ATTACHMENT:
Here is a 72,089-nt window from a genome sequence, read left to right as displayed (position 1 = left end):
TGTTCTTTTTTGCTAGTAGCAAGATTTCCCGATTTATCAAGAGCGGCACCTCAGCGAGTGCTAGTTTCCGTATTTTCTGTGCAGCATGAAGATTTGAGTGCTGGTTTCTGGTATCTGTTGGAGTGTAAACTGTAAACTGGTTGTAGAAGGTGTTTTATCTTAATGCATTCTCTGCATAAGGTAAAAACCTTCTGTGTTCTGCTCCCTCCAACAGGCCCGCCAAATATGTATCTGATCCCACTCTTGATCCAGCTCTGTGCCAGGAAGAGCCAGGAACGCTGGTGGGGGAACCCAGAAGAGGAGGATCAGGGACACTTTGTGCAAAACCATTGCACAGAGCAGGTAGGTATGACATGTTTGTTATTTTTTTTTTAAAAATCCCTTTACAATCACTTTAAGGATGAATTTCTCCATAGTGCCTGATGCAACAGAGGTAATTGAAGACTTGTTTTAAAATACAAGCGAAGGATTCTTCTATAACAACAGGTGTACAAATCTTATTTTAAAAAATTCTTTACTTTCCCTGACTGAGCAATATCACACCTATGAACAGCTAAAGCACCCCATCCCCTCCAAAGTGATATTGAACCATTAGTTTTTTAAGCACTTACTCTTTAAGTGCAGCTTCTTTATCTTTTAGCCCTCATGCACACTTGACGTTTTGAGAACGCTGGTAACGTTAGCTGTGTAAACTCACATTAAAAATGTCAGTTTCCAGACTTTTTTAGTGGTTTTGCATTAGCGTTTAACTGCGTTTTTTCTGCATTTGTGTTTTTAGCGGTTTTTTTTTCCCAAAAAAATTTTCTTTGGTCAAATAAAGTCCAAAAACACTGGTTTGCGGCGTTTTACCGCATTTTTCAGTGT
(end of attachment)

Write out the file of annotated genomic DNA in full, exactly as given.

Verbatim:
Here is a 72,089-nt window from a genome sequence, read left to right as displayed (position 1 = left end):
TGTTCTTTTTTGCTAGTAGCAAGATTTCCCGATTTATCAAGAGCGGCACCTCAGCGAGTGCTAGTTTCCGTATTTTCTGTGCAGCATGAAGATTTGAGTGCTGGTTTCTGGTATCTGTTGGAGTGTAAACTGTAAACTGGTTGTAGAAGGTGTTTTATCTTAATGCATTCTCTGCATAAGGTAAAAACCTTCTGTGTTCTGCTCCCTCCAACAGGCCCGCCAAATATGTATCTGATCCCACTCTTGATCCAGCTCTGTGCCAGGAAGAGCCAGGAACGCTGGTGGGGGAACCCAGAAGAGGAGGATCAGGGACACTTTGTGCAAAACCATTGCACAGAGCAGGTAGGTATGACATGTTTGTTATTTTTTTTTTAAAAATCCCTTTACAATCACTTTAAGGATGAATTTCTCCATAGTGCCTGATGCAACAGAGGTAATTGAAGACTTGTTTTAAAATACAAGCGAAGGATTCTTCTATAACAACAGGTGTACAAATCTTATTTTAAAAAATTCTTTACTTTCCCTGACTGAGCAATATCACACCTATGAACAGCTAAAGCACCCCATCCCCTCCAAAGTGATATTGAACCATTAGTTTTTTAAGCACTTACTCTTTAAGTGCAGCTTCTTTATCTTTTAGCCCTCATGCACACTTGACGTTTTGAGAACGCTGGTAACGTTAGCTGTGTAAACTCACATTAAAAATGTCAGTTTCCAGACTTTTTTAGTGGTTTTGCATTAGCGTTTAACTGCGTTTTTTCTGCATTTGTGTTTTTAGCGGTTTTTTTTTCCCAAAAAAATTTTCTTTGGTCAAATAAAGTCCAAAAACACTGGTTTGCGGCGTTTTACCGCATTTTTCAGTGT